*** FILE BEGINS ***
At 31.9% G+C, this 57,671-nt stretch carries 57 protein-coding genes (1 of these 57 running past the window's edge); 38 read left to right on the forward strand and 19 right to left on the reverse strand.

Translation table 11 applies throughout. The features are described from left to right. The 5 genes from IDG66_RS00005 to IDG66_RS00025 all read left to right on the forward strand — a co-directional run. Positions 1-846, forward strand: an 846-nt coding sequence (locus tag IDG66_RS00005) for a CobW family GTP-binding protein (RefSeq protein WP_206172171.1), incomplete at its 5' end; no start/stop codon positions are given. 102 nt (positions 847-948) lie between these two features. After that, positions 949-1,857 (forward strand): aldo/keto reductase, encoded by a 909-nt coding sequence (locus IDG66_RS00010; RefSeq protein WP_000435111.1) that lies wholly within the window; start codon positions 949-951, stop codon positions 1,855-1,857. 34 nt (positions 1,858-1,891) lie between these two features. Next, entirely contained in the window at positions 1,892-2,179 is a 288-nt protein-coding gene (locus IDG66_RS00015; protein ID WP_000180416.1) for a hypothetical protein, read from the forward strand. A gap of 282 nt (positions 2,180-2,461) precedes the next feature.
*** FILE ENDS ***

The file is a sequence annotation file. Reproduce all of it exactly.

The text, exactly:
At 31.9% G+C, this 57,671-nt stretch carries 57 protein-coding genes (1 of these 57 running past the window's edge); 38 read left to right on the forward strand and 19 right to left on the reverse strand.

Translation table 11 applies throughout. The features are described from left to right. The 5 genes from IDG66_RS00005 to IDG66_RS00025 all read left to right on the forward strand — a co-directional run. Positions 1-846, forward strand: an 846-nt coding sequence (locus tag IDG66_RS00005) for a CobW family GTP-binding protein (RefSeq protein WP_206172171.1), incomplete at its 5' end; no start/stop codon positions are given. 102 nt (positions 847-948) lie between these two features. After that, positions 949-1,857 (forward strand): aldo/keto reductase, encoded by a 909-nt coding sequence (locus IDG66_RS00010; RefSeq protein WP_000435111.1) that lies wholly within the window; start codon positions 949-951, stop codon positions 1,855-1,857. 34 nt (positions 1,858-1,891) lie between these two features. Next, entirely contained in the window at positions 1,892-2,179 is a 288-nt protein-coding gene (locus IDG66_RS00015; protein ID WP_000180416.1) for a hypothetical protein, read from the forward strand. A gap of 282 nt (positions 2,180-2,461) precedes the next feature.